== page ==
APE, Resortverse. metaverse project

Asia Pioneer Entertainment (APE) has launched its Mini Macau metaverse project, aimed at helping the city’s businesses to market their services, and said it will launch the Resortverse hospitality platform by year-end. 

Mini Macau will allow digital travelers who cannot travel to a major resort to visit some of Macau’s tourist attractions, such as the Macau Tower, the ruins of St Paul’s, and the Senado Square. The project has been launched on The Sandbox’s Game Maker gallery. 

APE’s Digital Creations unit has designed two skill-based games to engage with players. The Fortune cookie treasure hunt and Avoid the Tourists games allow players to win prizes that are redeemable in Macau.

Mini Macau is launching with retail brands such as the Choi Heong Yuen Bakery, Seng Fung Jewellery and O Junco de 9 Jades restaurant. 

“Mini Macau will serve as a prototype for the future development of our own metaverse travel and hospitality platform, called the Resortverse,” said APE CFO and executive director, Tony Chan. “Our travel and hospitality metaverse platform will enable resorts and merchants to engage with digital travelers with online gamification and offer real offline rewards,” he said.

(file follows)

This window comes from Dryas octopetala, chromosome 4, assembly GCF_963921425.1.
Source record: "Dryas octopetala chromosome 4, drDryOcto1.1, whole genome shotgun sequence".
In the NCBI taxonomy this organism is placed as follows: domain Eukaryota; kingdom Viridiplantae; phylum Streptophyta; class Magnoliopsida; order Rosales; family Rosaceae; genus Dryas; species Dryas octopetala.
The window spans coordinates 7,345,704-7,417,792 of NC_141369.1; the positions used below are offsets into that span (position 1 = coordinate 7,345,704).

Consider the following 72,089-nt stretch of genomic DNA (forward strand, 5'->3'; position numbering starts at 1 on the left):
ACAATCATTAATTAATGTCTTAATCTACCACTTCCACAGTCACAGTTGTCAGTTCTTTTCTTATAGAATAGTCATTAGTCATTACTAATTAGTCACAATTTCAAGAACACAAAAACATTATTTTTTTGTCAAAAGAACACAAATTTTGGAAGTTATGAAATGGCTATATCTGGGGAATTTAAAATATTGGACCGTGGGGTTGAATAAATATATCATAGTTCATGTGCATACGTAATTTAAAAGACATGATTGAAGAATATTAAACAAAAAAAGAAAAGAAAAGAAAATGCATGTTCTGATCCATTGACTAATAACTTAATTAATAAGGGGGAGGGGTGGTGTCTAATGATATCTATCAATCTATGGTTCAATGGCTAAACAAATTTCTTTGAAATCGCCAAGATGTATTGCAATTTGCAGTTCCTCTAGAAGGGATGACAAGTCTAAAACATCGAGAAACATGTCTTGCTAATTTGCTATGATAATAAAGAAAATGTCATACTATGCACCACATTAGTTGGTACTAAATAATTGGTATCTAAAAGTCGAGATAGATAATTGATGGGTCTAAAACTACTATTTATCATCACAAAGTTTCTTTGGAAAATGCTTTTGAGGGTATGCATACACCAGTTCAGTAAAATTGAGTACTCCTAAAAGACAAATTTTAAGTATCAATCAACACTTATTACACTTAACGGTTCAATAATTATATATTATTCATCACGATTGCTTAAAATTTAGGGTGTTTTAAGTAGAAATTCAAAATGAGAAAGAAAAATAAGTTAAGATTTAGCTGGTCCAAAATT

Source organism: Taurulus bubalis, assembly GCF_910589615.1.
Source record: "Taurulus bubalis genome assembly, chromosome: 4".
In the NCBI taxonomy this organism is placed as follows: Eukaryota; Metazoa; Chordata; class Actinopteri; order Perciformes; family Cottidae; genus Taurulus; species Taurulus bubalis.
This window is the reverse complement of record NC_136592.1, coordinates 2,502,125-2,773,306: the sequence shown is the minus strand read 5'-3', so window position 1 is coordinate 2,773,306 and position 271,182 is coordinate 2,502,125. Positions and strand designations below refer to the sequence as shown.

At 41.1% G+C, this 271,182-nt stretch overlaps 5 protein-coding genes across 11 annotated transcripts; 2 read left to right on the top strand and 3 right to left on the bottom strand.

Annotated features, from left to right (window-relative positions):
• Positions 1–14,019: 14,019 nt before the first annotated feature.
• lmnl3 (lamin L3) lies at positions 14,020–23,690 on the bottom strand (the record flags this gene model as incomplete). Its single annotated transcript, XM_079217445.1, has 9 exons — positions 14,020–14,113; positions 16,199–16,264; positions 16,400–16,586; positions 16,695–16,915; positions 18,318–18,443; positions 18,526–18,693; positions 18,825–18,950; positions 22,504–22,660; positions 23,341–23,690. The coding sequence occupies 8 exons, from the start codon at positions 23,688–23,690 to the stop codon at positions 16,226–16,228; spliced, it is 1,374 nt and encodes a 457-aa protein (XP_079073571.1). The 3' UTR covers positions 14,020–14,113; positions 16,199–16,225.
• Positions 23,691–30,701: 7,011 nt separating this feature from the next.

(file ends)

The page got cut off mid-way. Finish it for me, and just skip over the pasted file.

APE expects an increase in virtual travel to eventually attract more foot traffic to real-life resorts and destinations. 

Chan gave AGB a preview of the metaverse plans in April. When asked why APE, a company that had been primarily focused on distributing electronic gaming equipment, is now dealing with NFTs and virtual worlds, Chan said the decision was largely driven by the impact of Covid-19.

“The pandemic hit Macau gaming operators very hard which adversely impacted APE’s core EGE business,” explained Chan. “While we started diversifying into smart vending machines to cushion the pandemic’s impact, it became quite clear that physical travel restrictions will linger and may continue for a prolonged period. Basically, COVID-19 hindered physical interactions and empowered the need for a more virtual world.”

Another reason was Macau’s imminent retendering of gaming concession licenses, and the need for operators to diversify away from gaming, particularly VIP / junket gaming